Split Rock Falls Adirondacks

Long Exposure Waterfall Photography Explained

I’ve been photographing waterfalls for over 20 years and still get excited waiting for the end result of my carefully composed images. While I don’t feel they are award worthy, or near as good as many of our community members images, I take great pride in knowing the settings of the camera fairly well.

Long exposure photography captures a scene at shutter speeds too slow for the camera to be held by hand. So, you need at least a decent tripod to capture a sharp image. Having a heavy duty tripod and a weighted bag to hang from it offers the best stability for the shot, though! Most modern cameras also have remote triggers. If you have one of these, its bonus! If not, you can use the delayed shutter setting as well. This helps in removing any camera vibration while pressing the shutter button.

I always set my ISO to the lowest setting. You get the least grain, while also adding some time to the shutter speed. The lower the ISO, the less sensitive the sensor (film) is to light.

Aperture can be a bit scary if you have never dealt with it, but can add that extra magic to your photos if used correctly. The lower the aperture the shorter the depth of field. You see this best in portrait photos, where the background is blurry and the person is sharp. This doesn’t work well with photographing waterfalls, since you want most of the scene in focus. This also allows more light to enter through the lens, which is also not what we want. It acts much like the retina in our eyes.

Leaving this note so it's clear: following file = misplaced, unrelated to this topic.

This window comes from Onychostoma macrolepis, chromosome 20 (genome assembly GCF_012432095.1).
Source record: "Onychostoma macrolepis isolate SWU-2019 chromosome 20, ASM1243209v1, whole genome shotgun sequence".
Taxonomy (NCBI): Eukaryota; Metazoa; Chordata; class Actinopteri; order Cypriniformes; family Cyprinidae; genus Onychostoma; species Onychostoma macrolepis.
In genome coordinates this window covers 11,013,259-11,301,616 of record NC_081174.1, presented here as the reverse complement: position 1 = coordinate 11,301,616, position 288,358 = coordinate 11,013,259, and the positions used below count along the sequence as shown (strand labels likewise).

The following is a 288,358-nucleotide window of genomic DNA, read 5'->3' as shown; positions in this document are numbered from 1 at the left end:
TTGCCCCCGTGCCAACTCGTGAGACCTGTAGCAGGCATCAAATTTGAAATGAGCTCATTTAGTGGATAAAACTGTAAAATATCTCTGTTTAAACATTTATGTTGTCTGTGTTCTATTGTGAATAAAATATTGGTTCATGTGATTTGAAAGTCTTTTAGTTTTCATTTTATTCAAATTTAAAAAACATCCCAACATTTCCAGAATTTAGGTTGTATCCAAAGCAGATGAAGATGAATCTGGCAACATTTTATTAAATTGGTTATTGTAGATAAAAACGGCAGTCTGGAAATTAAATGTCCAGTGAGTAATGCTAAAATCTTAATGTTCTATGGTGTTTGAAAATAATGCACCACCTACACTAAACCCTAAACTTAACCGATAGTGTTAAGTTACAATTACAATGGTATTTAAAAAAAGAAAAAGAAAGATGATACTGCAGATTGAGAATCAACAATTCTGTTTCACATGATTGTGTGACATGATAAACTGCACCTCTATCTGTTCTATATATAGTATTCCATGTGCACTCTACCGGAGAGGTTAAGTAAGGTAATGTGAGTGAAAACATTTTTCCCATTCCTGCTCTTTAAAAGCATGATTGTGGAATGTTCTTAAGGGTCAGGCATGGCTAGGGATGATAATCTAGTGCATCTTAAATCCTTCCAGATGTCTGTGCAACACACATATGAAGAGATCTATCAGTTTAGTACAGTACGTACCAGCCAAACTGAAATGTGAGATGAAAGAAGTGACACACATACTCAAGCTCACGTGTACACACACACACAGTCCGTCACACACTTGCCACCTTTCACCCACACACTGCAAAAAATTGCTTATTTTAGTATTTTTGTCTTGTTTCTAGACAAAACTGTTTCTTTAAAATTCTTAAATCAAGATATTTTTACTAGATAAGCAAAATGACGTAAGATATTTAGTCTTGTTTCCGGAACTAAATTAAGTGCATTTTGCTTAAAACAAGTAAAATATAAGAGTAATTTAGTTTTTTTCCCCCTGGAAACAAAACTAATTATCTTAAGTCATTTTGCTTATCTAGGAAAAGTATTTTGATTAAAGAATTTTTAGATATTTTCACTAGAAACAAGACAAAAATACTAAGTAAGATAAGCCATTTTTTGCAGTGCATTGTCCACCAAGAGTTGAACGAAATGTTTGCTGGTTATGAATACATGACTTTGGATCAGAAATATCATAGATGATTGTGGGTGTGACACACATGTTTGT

Due to the dynamics of the lens (which are far too complicated to explain in this post), you should choose an aperture in the high/mid range of the lenses ability. If your aperture goes from 2.8 to 24, use 16. Going all out will actually hurt the sharpness of your final image. Keep in mind, the higher the aperture, the less light through the lens and the slower your shutter speed.

So, we get to shutter speed, finally! Shutter speed refers to the amount of time the shutter is left open, allowing the light from the scene to enter the lens and hit the sensor (film). At about half a second you start to see blur in falling water. I will give you all my settings for the below image. Basically, everything moving will be blurry.

Split Rock Falls Adirondacks

Nikon D810
Aperture: f/4.5 (I will explain below)
Shutter: 30 seconds
ISO: 64
Lens: 50mm
File format: RAW
No Filter

I said that we did not want to use lower apertures for waterfall photos in one of the previous paragraphs. This is a rare situation that I went against this rule of thumb. I arrived at the waterfall a little late and it was dark. I would have had to use BULB for the shutter and guess the length of time to keep the shutter open. It would have been a couple minutes if I used an aperture of 16 or higher.

I also wanted as little grain as possible, so I didn’t want to adjust my ISO. Since I was a fair distance away from the waterfall, the depth of field was not horribly impacted by the lower aperture. Unlike what you see with portraits, where the person is fairly close to the lens.

Place a comment below and let me know if I missed anything, or if you found this post helpful!

About Author

Site administrator and lover of all things waterfalls, outdoors and nature.

Principle photographer for Waterfalls of New York State and overall "nice guy".

Send me an email if you have any questions!!

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